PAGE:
JC Tran us 39,600,000 6,550,000
Matthew Reed us Ulkona

Tagit: Amir LehavotJay FarberJC TranMarc McLaughlinMatthew Reed

Feature Table: Brummelhuis Chips Up

• Taso 35: 200,000-400,000, 50,000 ante

Hand #257: Ryan Riess raised to 800,000 from the cutoff, Michiel Brummelhuis called on the button, David Benefield called in the big blind, and the dealer fanned {4-Hearts}{10-Clubs}{a-Spades}. The action checked to Brummelhuis, and the Dutchman fired out 1.35 million. Benefield folded, and Riess quickly called. The turn brought the man with the ax ({k-Diamonds}), Riess checked, and Brummelhuis checked behind. The {10-Spades} completed the board, Riess led out for 2.5 million, and Brummelhuis folded.

Hand #258: Brummelhuis raised to 800,000 in the cutoff, winning the blinds and antes.

Hand #259: Riess received a walk.

Hand #260: Sylvain Loosli raised to 800,000 on the button, Riess called in the small blind, and Brummelhuis three-bet to 2.75 million from the big blind. Both players folded, and Brummelhuis took down the pot.

Hand #261: Benefield raised to 800,000 from under the gun, Carlos Mortensen called in the big blind, and the flop fell {8-Clubs}{4-Diamonds}{9-Clubs}. Mortensen checked, Benefield continued for 950,000, and Mortensen folded.

With an elimination on the secondary feature table, we are now redrawing to the unofficial final table.

Sylvain Loosli fr 22,450,000 -1,650,000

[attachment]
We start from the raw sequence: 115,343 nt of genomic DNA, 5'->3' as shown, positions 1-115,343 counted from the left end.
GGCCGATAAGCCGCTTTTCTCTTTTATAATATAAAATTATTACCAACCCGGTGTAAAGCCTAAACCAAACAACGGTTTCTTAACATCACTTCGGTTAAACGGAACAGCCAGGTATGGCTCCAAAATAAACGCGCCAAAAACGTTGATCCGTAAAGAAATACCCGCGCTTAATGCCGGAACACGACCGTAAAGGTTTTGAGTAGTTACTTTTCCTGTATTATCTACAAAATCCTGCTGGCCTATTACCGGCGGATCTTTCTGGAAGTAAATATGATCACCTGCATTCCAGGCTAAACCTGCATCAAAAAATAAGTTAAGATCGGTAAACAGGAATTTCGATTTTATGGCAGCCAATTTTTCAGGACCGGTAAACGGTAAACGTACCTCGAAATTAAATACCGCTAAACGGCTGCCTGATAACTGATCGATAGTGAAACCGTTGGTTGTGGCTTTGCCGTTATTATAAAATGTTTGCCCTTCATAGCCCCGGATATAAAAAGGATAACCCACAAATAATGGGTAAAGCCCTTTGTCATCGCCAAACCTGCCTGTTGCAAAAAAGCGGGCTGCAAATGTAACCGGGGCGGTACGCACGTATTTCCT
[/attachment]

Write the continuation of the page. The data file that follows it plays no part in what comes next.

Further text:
Ryan Riess us 18,300,000 2,800,000
Michiel Brummelhuis nl 13,675,000 100,000
Carlos Mortensen es 11,475,000 -1,250,000
David Benefield us 8,575,000

Tagit: Carlos MortensenDavid BenefieldMichiel BrummelhuisRyan Riess

Feature Table: Two Pair For Mortensen

[user139916] • Taso 35: 200,000-400,000, 50,000 ante

Hand #255: Sylvain Loosli raised to 800,000 from the cutoff and Michiel Brummelhuis three-bet to 2.25 million from the small blind. Action folded back to Loosli who gave it up.

Hand #256: (The button was not moved) Ryan Riess raised to 800,000 on the button and Carlos Mortensen called from the big blind. The flop came down {Q-Clubs}{7-Spades}{2-Diamonds} and Mortensen check-called 675,000 from Riess to see the {k-Hearts} turn, which both checked.
The {J-Diamonds} river completed the board and Mortensen bet 1.4 million. Riess called, but mucked Mortensen tabled {J-Hearts}{2-Hearts} for two pair.

Sylvain Loosli fr 24,100,000 -900,000
Ryan Riess us 15,500,000 -2,975,000
Michiel Brummelhuis nl 13,575,000 1,150,000
Carlos Mortensen es 12,725,000 2,825,000
David Benefield us 8,575,000 -100,000

Tagit: Carlos MortensenMichiel BrummelhuisRyan RiessSylvain Loosli